Beware socialized medicine
Newborn babies at 90% of hospitals are carrying the superbug MRSA, according to a study which found that doctors and nurses are ignoring basic hygiene measures to combat the spread of infection. Fewer than half of doctors and 63% of nurses always wash their hands with antiseptic gels between patients, says the report. In some parts of the country only a third of hospitals have cleaners at night.
The findings by the Patients Association, which cover England's 28 strategic health authorities, will be a blow to Patricia Hewitt, the health secretary, who has made tackling MRSA and other hospital acquired infections a top priority. In May Hewitt announced a code of practice for hospitals to ensure that hygiene standards are met. Katherine Murphy, director of communications at the association, said: "Washing your hands properly is not complicated. We now have alcohol foams and gels that are very easy to use. "Another basic step is ensuring that wards are clean, but our report showed that in some hospitals there is no access to cleaners in the evening. This is not acceptable. What happens if there is a blood spillage after 7pm?"
MRSA is now so rife in hospitals that in 22 of the 28 health authorities questioned babies less than one week old have been found with the bug. The infants could have contracted MRSA from their mothers, from other patients or from doctors and nurses. While most of these babies would have been carrying the bug in their noses or on their skin without it causing harm, they are at risk of it developing into an infection.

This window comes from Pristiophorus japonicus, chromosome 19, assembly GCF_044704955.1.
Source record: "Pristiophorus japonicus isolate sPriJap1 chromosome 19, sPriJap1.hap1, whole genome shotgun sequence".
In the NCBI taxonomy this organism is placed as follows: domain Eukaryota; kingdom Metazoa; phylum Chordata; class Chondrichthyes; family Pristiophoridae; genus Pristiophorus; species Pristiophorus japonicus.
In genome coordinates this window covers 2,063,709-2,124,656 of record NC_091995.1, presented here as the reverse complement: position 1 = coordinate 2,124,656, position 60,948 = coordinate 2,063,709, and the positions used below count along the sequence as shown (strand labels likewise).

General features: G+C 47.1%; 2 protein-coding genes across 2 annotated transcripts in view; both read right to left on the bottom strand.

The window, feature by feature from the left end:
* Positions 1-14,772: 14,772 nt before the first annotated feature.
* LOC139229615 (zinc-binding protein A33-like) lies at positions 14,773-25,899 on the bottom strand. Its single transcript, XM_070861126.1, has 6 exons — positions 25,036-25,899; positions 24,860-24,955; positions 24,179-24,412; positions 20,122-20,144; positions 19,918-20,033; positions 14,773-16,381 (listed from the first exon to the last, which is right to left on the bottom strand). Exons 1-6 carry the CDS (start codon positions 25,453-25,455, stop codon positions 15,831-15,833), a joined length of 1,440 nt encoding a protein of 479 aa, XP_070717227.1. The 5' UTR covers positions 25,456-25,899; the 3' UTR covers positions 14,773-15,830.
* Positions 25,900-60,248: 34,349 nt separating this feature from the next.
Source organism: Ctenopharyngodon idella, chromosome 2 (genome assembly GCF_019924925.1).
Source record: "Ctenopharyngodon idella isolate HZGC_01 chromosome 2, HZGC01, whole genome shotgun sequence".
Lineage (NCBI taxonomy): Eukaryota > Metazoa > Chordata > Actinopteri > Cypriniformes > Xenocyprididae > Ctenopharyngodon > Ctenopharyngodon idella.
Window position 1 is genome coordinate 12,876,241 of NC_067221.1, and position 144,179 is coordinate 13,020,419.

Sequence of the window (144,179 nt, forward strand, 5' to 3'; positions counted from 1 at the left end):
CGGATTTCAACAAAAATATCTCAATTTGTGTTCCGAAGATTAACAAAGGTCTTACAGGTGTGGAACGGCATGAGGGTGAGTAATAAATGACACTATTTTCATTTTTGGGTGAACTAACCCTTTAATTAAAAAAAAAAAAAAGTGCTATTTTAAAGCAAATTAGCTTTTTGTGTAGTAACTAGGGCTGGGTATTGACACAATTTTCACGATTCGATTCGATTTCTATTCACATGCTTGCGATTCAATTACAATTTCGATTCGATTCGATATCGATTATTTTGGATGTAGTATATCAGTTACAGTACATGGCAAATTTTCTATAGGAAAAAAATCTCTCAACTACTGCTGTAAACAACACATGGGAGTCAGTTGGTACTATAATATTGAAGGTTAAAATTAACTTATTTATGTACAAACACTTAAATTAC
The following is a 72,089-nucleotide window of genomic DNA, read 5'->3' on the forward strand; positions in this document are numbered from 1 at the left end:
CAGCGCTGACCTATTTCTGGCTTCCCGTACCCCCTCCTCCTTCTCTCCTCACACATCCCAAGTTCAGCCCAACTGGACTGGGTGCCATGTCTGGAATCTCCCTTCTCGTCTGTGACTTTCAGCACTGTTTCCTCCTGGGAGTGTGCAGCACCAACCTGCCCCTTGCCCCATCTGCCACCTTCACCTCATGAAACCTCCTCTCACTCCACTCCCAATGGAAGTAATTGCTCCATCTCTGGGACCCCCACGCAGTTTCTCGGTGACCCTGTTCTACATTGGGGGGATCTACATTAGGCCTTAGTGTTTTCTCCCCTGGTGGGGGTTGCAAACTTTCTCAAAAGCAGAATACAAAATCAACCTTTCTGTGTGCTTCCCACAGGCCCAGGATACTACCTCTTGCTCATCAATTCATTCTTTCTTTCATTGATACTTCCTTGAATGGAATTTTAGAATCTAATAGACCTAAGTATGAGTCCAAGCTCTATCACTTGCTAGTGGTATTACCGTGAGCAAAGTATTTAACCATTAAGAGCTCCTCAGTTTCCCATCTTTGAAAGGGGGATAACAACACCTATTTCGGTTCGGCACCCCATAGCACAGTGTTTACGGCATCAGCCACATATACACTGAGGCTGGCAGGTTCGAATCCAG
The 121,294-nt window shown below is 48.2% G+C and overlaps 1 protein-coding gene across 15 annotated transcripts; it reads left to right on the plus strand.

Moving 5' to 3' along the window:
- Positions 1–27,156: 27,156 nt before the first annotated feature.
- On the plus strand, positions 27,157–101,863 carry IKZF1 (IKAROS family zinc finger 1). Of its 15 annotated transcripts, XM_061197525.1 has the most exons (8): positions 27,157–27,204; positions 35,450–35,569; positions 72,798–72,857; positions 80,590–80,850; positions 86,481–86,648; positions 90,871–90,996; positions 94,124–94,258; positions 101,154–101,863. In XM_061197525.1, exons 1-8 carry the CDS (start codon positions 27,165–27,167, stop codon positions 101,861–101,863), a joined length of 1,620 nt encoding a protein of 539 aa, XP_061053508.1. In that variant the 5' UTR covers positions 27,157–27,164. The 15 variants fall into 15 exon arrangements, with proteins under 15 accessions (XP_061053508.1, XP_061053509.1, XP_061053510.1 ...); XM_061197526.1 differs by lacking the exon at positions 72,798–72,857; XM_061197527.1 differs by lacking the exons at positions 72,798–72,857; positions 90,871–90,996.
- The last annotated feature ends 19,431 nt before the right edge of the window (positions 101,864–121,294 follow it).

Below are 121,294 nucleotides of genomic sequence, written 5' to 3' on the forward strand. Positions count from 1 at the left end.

Hewitt's warning to hospital managers followed the Patients Association's Clean Hospitals Summit in April at which the actress Leslie Ash, star of Men Behaving Badly, criticised the government for failing to keep hospitals clean. Ash fell victim to MSSA, a variant of MRSA. At the two-day event the association set hospital trusts a "100-day challenge" to improve standards. At the end of August, when the 100 days were up, it carried out an investigation to find out if improvements had been made. The full results will be published at a follow-up conference in London next month.
The study also showed that hospitals are overcrowded. In 58% of hospitals bed occupancy was in excess of 95% and in 90% of hospitals the rate was above 85%. Government guidelines advise managers that it should be no more than 82%.
MRSA is now so prevalent in wards that babies of less than one week old have been found with the bug in 90% of hospitals. Last week two newborn babies had to be put in isolation at St James's University Hospital, Leeds after they were found to be carrying the MRSA bug. In February a two-day-old baby became the youngest victim to die in hospital from MRSA. Luke Day had been born healthy, weighing 7lb 7oz. But he died just 36 hours later at Ipswich hospital in Suffolk. Microbiologists said that a doctor or nurse was the most likely source of the infection.
Last December 14-week-old Connor Bull became one of the youngest known MRSA victims when he caught the infection at Leeds General Infirmary. Claire Wilkinson, his mother, had to scrub down before she could touch him. He fought off the infection after 19 weeks in intensive care.
Mark Enright, an MRSA expert at Imperial College London, expressed his disappointment at the failure of hospitals to take basic measures to improve hygiene. "If we are not even delivering on improved hand washing and cleaning of hospitals then we are not really doing very much in the fight against MRSA," he said.
Professor Hugh Pennington, a microbiologist and expert in hospital acquired infection, added: "This confirms that MRSA is a problem that affects babies and young children and not just older people and patients who have had a lot of surgery." The Department of Health said: "We expect hospitals to enforce strict standards of hygiene and cleanliness. All National Health Service trusts now have directors of infection control and teams to ensure good practice is followed. [And black is white too]
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